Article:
Ravi Naik, a human rights lawyer who specializes in data rights, said it would be “an astonishing misuse” of data.
“It’s absolutely huge,” he said. “In theory, commercial operators could have access to almost every voter in the UK. People should be very concerned. This would absolutely be in breach of the second principle of data protection — that data gathered for one purpose isn’t used for another purpose.”
A former Cambridge Analytica director, Brittany Kaiser last week gave evidence to the select committee of the British Department for Digital, Culture, Media and Sport (DCMS) that Banks asked Cambridge Analytica to combine data from different sources in order to profile and then target voters in the European referendum: “He asked us to design a strategy where we could work with Leave.EU, UKIP and Eldon Insurance data together.”
She also submitted documents that showed “complementary work streams” for UKIP, Leave.EU and Eldon insurance.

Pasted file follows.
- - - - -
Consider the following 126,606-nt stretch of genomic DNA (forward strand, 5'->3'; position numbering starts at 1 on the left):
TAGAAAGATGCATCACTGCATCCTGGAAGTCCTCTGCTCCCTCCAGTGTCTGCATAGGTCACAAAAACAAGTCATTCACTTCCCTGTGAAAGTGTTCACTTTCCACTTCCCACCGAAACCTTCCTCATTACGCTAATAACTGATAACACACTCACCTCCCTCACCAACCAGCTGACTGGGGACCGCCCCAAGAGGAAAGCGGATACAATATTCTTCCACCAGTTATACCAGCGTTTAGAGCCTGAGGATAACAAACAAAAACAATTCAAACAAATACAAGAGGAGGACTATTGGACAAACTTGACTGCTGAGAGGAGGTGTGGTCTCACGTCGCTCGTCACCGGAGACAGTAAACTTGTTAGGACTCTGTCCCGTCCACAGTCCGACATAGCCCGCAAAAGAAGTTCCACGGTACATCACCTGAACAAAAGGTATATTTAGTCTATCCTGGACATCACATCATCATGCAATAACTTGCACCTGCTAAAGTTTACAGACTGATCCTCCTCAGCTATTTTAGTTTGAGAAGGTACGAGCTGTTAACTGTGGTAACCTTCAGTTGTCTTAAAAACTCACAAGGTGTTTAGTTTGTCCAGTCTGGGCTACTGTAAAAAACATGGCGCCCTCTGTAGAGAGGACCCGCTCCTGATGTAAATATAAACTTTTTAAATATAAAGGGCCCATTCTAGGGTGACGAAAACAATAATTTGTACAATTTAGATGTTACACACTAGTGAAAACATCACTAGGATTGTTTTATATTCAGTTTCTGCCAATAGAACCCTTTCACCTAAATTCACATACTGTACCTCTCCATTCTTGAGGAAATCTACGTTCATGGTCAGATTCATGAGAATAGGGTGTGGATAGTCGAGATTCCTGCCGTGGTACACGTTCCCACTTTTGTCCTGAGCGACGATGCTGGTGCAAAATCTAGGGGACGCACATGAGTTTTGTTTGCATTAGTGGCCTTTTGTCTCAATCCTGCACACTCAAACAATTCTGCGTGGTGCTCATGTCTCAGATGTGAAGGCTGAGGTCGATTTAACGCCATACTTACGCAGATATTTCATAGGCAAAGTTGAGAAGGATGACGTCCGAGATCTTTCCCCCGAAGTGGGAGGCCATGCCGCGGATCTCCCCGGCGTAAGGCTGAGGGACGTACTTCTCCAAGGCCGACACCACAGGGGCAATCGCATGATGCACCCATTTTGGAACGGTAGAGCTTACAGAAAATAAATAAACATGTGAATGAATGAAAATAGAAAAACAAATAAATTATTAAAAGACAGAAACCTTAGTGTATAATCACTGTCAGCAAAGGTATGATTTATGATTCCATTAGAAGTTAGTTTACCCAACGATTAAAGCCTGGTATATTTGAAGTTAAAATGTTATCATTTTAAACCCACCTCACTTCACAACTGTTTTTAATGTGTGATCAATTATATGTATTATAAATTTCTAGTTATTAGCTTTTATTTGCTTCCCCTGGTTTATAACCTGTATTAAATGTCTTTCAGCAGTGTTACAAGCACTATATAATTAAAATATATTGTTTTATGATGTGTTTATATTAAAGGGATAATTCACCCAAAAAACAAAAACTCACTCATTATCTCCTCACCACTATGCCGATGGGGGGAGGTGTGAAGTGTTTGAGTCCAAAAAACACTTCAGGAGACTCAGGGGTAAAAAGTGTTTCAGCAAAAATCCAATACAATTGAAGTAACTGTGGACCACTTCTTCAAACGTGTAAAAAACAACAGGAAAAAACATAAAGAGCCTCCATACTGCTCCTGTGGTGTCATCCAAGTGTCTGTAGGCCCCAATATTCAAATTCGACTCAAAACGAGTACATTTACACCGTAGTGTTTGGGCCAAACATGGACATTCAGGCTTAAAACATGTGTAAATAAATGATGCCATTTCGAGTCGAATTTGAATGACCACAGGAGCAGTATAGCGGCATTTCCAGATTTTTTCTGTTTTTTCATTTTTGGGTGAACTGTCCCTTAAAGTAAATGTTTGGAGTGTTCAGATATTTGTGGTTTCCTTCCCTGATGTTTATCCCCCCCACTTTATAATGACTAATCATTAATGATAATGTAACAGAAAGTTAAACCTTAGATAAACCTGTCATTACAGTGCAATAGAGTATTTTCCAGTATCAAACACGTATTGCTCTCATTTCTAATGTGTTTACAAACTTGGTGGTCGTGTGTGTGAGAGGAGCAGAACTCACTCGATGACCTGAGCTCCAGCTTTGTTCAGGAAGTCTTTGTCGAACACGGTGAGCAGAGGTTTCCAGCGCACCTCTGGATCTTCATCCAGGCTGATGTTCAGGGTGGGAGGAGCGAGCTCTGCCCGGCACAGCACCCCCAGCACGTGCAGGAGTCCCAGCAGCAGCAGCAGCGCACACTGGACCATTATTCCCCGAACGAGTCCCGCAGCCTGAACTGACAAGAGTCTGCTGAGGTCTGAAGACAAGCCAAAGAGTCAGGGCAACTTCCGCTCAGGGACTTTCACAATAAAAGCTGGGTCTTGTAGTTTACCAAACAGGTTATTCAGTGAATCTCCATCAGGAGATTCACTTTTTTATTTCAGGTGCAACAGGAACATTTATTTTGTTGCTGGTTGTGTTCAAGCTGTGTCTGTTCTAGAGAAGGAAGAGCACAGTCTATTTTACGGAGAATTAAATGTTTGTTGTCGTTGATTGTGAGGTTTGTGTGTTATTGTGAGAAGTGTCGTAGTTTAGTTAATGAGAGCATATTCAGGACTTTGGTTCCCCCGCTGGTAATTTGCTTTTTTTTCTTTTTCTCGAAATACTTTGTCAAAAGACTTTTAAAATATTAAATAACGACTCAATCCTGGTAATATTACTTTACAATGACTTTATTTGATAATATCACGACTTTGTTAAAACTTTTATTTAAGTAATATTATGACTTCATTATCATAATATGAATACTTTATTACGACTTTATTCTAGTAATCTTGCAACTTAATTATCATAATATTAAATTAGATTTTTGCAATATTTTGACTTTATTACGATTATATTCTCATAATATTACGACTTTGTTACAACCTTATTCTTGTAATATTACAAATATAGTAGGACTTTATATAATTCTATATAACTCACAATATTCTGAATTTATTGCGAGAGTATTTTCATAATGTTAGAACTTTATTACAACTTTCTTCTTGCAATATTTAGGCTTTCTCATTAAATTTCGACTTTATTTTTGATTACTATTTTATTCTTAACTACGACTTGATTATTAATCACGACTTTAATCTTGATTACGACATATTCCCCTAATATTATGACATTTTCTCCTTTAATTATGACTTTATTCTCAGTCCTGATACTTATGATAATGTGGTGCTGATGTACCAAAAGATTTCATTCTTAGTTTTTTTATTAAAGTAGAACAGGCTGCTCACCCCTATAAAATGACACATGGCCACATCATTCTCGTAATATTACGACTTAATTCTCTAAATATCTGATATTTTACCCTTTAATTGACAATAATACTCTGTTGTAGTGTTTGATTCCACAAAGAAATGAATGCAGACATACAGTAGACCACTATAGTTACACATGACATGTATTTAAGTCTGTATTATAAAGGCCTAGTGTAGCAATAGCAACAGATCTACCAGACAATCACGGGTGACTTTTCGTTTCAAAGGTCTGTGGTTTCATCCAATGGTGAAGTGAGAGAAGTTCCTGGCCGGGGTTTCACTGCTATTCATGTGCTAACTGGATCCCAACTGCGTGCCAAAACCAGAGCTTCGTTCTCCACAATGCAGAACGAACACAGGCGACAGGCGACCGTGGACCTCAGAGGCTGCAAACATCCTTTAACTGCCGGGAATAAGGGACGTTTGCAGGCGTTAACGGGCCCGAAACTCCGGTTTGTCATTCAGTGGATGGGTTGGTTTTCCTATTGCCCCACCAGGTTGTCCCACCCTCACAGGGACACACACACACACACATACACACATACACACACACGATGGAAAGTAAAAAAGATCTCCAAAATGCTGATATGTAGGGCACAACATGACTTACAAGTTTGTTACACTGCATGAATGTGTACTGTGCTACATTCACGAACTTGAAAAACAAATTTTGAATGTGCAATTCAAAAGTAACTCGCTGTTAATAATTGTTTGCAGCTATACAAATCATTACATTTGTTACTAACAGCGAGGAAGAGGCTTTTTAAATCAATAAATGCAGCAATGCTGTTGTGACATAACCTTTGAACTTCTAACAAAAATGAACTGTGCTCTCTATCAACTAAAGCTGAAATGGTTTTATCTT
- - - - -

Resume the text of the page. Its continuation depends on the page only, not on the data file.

“We were asked whether savings could be achieved by running these three programs together, instead of separately,” she said.
Banks owns Eldon, the umbrella group for various insurance brands that includes the GoSkippy brand and underwrites Debenhams insurance. The Leave.EU campaign was based inside its headquarters in Bristol.
Leave.EU said that Kaiser’s testimony was “a confused litany of lies and allegations,” while lawyers for Banks and Eldon said such allegations were “highly defamatory,” that none were true, and that there was no evidence to support them.
An Australian university student who has never visited China and has only a modest social media following would seem an unlikely target for the Chinese government. However, when a Chinese Ministry of Foreign Affairs spokesman personally denounced Drew Pavlou at a news conference, it was just the next phase in an extraordinary campaign against the 21-year-old that has fueled concerns over China’s targeting of critics overseas. Pavlou first placed himself in the superpower’s sights when in July last year he organized a small sit-in at the University of Queensland, where he studies, to protest against various Chinese government policies. Since then, the Global